Top 10 Heists and Robberies

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When it comes to the amount of sheer planning, creativity, and outright lunacy that goes into them, few crimes rival the high profile, multi-million dollar heist. And when you consider the colorful characters and criminal masterminds behind these robberies, it’s easy why these crimes continue to be the subject of constant speculation and fascination. Whether the work of teams of highly trained thieves, lowly bank managers, or even a powerful dictator, here are ten of the biggest and most bizarre heists and burglaries in history.

10. The Great Train Robbery

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One of the most famed heists in popular culture, The Great Train Robbery was one of the biggest robberies of all time when it was committed in 1963. The heist took place in Buckinghamshire, England, when a mail train transporting millions of pounds was boarded by a team of 15 robbers. The thieves used a fake signal light to stop the train, and after subduing the workers inside the first two carriages, loaded 120 mail bags containing 2.6 million pounds into some cars they had hidden near the tracks. The men all escaped the scene, but 13 of them were quickly captured following an extensive investigation by Scotland Yard. Two of the these men, Ronnie Biggs and Charlie Wilson, would later escape from prison and flee the country. Wilson was caught four years later in Canada, but Biggs famously eluded capture by hiding out in Brazil, and he was only apprehended when he turned himself in to authorities in 2001.

9. The Agricultural Bank of China Robbery

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2007’s Agricultural Bank of China Robbery resulted in the theft of 51 million yuan (roughly $7 million U.S.), and it is said to be the biggest robbery in China’s history. The scheme started when the bank’s manager, Ren Xiaofeng, stole 200,000 yuan from the vault. His unlikely plan was to use the money to buy massive amounts of lottery tickets in the hope of winning a cash prize and returning the money before it was reported missing. Amazingly, the plan worked, and Ren made a huge profit off of his gamble even after returning the 200K. After enlisting the help of another manager, Ma Xiangjing, Ren proceeded to steal nearly 33 million yuan a year or so later, and a month after that another 18 million. In both cases, the men spent nearly all the money on lottery tickets, but they were only able to recoup 98,000 yuan, and the missing money was quickly noticed and reported. Ren and Ma were eventually captured, but very little of the stolen money was ever recovered, thanks to the astronomical amounts the duo had spent on lotto tickets.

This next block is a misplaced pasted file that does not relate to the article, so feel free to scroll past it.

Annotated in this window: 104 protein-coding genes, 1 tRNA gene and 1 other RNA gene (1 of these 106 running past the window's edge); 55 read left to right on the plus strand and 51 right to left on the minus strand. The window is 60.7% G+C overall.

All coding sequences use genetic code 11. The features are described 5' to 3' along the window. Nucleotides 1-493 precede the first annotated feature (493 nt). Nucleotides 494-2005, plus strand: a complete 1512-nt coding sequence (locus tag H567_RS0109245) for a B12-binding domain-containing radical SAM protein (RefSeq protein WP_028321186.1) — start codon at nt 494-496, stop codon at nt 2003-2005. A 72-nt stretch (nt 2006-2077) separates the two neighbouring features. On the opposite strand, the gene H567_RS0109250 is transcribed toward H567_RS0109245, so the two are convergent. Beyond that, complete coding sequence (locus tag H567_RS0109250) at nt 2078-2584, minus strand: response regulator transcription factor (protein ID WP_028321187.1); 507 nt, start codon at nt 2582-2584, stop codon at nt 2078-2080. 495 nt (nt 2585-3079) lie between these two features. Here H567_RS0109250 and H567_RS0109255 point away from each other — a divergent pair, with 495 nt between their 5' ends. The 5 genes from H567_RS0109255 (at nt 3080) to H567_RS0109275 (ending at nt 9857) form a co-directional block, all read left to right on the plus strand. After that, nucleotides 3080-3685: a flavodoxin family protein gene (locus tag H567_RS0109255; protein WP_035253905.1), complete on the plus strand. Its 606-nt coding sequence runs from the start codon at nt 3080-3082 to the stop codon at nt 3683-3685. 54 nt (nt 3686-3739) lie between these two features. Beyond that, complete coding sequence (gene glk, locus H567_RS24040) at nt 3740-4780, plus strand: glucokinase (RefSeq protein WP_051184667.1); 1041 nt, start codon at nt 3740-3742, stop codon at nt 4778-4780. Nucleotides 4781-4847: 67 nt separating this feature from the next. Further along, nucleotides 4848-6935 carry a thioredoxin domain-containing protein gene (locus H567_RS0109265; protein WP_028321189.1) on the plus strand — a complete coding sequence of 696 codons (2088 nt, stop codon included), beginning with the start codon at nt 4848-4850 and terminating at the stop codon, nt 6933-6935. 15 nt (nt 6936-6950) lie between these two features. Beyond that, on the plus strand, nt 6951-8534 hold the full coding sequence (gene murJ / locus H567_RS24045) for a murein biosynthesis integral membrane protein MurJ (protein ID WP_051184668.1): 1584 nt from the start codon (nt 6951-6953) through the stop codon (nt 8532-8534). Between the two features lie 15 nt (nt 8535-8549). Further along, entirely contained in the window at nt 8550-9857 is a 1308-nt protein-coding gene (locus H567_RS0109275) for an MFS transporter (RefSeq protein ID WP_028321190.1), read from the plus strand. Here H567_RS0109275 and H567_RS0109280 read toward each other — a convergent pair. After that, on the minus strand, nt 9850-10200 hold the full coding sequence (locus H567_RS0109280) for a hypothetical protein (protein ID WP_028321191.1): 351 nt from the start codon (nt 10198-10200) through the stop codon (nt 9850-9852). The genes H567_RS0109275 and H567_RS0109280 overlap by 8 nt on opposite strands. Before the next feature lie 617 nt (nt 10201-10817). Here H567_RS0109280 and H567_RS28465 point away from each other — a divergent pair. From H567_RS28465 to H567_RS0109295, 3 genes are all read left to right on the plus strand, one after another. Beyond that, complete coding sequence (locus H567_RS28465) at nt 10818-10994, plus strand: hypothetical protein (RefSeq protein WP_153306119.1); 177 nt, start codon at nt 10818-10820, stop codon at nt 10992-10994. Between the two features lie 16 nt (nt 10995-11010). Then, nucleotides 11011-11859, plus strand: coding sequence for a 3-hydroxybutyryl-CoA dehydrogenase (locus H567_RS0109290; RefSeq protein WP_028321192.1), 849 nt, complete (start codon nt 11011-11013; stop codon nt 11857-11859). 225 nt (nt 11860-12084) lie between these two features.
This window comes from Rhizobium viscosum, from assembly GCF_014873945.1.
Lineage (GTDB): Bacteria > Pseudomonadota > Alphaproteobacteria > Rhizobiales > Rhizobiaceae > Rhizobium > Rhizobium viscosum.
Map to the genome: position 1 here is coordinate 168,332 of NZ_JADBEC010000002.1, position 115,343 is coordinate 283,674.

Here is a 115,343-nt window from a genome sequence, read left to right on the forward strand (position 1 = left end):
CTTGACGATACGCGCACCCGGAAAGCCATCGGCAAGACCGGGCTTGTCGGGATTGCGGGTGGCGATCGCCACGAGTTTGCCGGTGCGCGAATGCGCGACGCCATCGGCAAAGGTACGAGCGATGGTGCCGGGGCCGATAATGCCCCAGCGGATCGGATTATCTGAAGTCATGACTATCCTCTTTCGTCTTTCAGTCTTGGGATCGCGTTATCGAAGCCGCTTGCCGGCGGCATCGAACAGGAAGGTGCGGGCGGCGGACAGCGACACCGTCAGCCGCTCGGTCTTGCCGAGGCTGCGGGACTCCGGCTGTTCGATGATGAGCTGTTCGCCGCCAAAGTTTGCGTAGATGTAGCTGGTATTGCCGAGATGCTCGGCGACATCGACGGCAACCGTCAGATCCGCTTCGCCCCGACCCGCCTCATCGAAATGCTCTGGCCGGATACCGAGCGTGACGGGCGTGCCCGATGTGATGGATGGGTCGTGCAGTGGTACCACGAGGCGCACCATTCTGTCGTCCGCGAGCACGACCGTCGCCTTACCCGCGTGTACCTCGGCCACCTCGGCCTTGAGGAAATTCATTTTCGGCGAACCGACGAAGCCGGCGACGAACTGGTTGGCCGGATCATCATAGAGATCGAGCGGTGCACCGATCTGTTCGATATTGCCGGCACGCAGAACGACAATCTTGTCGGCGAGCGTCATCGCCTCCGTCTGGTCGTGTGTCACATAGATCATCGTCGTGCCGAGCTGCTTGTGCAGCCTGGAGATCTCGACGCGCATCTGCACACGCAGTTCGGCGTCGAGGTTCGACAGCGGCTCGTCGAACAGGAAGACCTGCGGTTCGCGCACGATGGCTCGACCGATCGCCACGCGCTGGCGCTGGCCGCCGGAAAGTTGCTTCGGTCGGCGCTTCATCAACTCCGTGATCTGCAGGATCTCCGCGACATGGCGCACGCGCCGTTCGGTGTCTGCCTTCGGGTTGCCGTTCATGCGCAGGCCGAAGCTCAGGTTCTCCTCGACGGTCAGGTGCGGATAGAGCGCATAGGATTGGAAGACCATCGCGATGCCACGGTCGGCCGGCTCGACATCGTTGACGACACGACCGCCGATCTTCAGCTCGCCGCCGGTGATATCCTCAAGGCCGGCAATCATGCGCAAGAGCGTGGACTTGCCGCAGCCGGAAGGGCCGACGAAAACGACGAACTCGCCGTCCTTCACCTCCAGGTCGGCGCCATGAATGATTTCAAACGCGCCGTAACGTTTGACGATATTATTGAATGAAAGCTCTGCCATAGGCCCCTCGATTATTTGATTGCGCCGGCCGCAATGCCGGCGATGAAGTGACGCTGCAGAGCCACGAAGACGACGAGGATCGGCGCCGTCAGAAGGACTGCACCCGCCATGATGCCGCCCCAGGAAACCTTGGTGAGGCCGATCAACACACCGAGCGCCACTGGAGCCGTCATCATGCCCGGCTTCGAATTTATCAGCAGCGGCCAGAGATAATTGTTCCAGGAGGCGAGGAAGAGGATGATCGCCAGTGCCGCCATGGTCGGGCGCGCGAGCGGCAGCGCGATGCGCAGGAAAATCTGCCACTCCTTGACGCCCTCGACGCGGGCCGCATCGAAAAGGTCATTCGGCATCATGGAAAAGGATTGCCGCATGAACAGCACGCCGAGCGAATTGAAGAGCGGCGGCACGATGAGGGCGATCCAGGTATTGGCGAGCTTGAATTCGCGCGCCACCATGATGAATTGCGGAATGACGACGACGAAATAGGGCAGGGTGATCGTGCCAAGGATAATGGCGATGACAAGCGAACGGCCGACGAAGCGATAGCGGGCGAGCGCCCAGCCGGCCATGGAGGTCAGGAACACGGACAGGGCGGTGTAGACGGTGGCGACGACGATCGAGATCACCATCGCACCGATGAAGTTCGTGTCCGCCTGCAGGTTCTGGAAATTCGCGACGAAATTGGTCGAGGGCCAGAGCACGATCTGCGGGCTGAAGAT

8. The Great Brinks Robbery

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When it was committed in 1950, the $2.7 million Brinks Robbery in Boston, Mass. was the biggest heist in American history. Dubbed “the crime of the century,” the heist was the work of an 11-man gang who used copied keys to gain entry into the Brinks Building. Once inside, they made their way to a room where employees were counting money, and after subduing the armed guards, collected $1.2 million in cash, along with another $1.5 million in checks and securities. The gang’s plan had been to sit on the money for six years, at which point the statute of limitations for armed robbery would have run out, but a police investigation quickly started turning up suspects. After a few of the men were arrested, the criminals started turning on one another, even going so far as to hire hit men and attempt drive-by shootings on suspected snitches. Eventually, though, all eleven of the original robbers were found out and arrested, and many received life sentences in prison.

7. The Gardner Museum Art Heist